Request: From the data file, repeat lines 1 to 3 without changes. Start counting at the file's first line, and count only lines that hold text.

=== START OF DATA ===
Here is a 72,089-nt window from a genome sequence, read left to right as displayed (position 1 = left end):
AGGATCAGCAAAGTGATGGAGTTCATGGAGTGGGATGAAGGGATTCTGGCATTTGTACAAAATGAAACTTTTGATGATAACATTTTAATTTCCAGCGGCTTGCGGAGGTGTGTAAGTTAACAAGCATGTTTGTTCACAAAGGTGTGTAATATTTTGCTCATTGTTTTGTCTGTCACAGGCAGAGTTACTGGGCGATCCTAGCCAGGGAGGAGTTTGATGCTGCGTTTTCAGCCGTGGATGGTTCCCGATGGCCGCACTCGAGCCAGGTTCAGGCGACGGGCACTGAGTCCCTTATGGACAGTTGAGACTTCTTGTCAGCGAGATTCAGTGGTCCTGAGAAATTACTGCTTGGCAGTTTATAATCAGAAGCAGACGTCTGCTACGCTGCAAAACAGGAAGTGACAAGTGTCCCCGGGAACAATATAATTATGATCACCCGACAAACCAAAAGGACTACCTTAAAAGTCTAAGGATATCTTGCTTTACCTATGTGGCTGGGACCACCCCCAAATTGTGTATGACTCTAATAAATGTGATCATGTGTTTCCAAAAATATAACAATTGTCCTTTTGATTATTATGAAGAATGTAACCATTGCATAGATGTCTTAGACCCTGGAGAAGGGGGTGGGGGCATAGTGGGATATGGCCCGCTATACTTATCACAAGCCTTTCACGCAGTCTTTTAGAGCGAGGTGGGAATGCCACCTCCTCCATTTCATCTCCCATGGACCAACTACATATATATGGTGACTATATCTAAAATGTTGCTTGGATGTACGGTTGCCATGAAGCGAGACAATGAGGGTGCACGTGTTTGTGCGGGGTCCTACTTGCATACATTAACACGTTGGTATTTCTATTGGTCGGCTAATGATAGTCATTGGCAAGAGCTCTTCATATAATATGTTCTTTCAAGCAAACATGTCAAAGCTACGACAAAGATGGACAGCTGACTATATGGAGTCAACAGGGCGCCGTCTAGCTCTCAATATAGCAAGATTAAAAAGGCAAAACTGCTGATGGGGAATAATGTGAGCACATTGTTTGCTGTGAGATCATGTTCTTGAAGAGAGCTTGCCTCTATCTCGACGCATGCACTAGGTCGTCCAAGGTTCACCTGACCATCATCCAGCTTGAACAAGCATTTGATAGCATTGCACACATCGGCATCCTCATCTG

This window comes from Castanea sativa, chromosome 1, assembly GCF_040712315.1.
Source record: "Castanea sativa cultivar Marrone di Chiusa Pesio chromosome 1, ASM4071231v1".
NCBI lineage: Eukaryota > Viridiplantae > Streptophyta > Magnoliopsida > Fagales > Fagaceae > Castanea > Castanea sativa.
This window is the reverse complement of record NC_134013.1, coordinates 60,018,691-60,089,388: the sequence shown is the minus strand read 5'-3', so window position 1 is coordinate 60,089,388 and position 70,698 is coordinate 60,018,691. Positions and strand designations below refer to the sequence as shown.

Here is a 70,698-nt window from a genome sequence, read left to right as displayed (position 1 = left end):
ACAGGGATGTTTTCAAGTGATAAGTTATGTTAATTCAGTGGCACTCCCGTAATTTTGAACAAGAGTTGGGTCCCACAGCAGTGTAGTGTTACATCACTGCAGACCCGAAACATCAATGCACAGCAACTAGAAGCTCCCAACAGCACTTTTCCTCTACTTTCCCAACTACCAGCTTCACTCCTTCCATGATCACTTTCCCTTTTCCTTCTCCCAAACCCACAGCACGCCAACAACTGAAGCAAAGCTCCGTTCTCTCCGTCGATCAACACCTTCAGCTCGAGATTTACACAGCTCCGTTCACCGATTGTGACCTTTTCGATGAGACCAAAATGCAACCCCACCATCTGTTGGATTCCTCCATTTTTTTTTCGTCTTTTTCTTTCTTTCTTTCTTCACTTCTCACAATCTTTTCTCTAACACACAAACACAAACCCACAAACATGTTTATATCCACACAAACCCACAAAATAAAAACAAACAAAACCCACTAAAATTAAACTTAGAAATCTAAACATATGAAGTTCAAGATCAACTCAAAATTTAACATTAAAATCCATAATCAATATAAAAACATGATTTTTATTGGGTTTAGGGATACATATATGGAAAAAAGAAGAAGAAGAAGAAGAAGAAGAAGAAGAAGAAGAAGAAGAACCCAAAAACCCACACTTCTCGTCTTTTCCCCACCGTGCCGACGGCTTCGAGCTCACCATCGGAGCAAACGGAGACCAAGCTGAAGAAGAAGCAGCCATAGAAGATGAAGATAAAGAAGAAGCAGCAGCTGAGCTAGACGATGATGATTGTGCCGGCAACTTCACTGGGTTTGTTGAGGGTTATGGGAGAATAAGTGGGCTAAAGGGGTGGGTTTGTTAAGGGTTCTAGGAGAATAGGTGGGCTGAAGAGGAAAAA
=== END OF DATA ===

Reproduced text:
Here is a 72,089-nt window from a genome sequence, read left to right as displayed (position 1 = left end):
AGGATCAGCAAAGTGATGGAGTTCATGGAGTGGGATGAAGGGATTCTGGCATTTGTACAAAATGAAACTTTTGATGATAACATTTTAATTTCCAGCGGCTTGCGGAGGTGTGTAAGTTAACAAGCATGTTTGTTCACAAAGGTGTGTAATATTTTGCTCATTGTTTTGTCTGTCACAGGCAGAGTTACTGGGCGATCCTAGCCAGGGAGGAGTTTGATGCTGCGTTTTCAGCCGTGGATGGTTCCCGATGGCCGCACTCGAGCCAGGTTCAGGCGACGGGCACTGAGTCCCTTATGGACAGTTGAGACTTCTTGTCAGCGAGATTCAGTGGTCCTGAGAAATTACTGCTTGGCAGTTTATAATCAGAAGCAGACGTCTGCTACGCTGCAAAACAGGAAGTGACAAGTGTCCCCGGGAACAATATAATTATGATCACCCGACAAACCAAAAGGACTACCTTAAAAGTCTAAGGATATCTTGCTTTACCTATGTGGCTGGGACCACCCCCAAATTGTGTATGACTCTAATAAATGTGATCATGTGTTTCCAAAAATATAACAATTGTCCTTTTGATTATTATGAAGAATGTAACCATTGCATAGATGTCTTAGACCCTGGAGAAGGGGGTGGGGGCATAGTGGGATATGGCCCGCTATACTTATCACAAGCCTTTCACGCAGTCTTTTAGAGCGAGGTGGGAATGCCACCTCCTCCATTTCATCTCCCATGGACCAACTACATATATATGGTGACTATATCTAAAATGTTGCTTGGATGTACGGTTGCCATGAAGCGAGACAATGAGGGTGCACGTGTTTGTGCGGGGTCCTACTTGCATACATTAACACGTTGGTATTTCTATTGGTCGGCTAATGATAGTCATTGGCAAGAGCTCTTCATATAATATGTTCTTTCAAGCAAACATGTCAAAGCTACGACAAAGATGGACAGCTGACTATATGGAGTCAACAGGGCGCCGTCTAGCTCTCAATATAGCAAGATTAAAAAGGCAAAACTGCTGATGGGGAATAATGTGAGCACATTGTTTGCTGTGAGATCATGTTCTTGAAGAGAGCTTGCCTCTATCTCGACGCATGCACTAGGTCGTCCAAGGTTCACCTGACCATCATCCAGCTTGAACAAGCATTTGATAGCATTGCACACATCGGCATCCTCATCTG

This window comes from Castanea sativa, chromosome 1, assembly GCF_040712315.1.